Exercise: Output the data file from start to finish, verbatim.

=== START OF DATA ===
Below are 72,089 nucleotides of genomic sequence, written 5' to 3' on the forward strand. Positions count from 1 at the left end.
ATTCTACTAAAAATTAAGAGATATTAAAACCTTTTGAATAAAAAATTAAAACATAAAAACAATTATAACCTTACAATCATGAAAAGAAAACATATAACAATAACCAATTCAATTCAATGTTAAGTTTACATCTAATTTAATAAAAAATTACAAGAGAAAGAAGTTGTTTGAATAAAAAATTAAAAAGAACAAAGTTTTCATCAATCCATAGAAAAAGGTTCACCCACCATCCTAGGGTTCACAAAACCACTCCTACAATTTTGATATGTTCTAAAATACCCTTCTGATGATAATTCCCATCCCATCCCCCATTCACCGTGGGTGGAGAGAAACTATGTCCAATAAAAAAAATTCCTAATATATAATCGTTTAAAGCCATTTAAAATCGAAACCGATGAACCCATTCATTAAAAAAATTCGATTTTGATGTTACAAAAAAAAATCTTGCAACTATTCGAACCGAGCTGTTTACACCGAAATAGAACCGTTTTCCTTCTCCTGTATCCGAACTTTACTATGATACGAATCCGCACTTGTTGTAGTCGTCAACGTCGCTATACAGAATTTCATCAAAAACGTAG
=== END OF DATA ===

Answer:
Below are 72,089 nucleotides of genomic sequence, written 5' to 3' on the forward strand. Positions count from 1 at the left end.
ATTCTACTAAAAATTAAGAGATATTAAAACCTTTTGAATAAAAAATTAAAACATAAAAACAATTATAACCTTACAATCATGAAAAGAAAACATATAACAATAACCAATTCAATTCAATGTTAAGTTTACATCTAATTTAATAAAAAATTACAAGAGAAAGAAGTTGTTTGAATAAAAAATTAAAAAGAACAAAGTTTTCATCAATCCATAGAAAAAGGTTCACCCACCATCCTAGGGTTCACAAAACCACTCCTACAATTTTGATATGTTCTAAAATACCCTTCTGATGATAATTCCCATCCCATCCCCCATTCACCGTGGGTGGAGAGAAACTATGTCCAATAAAAAAAATTCCTAATATATAATCGTTTAAAGCCATTTAAAATCGAAACCGATGAACCCATTCATTAAAAAAATTCGATTTTGATGTTACAAAAAAAAATCTTGCAACTATTCGAACCGAGCTGTTTACACCGAAATAGAACCGTTTTCCTTCTCCTGTATCCGAACTTTACTATGATACGAATCCGCACTTGTTGTAGTCGTCAACGTCGCTATACAGAATTTCATCAAAAACGTAG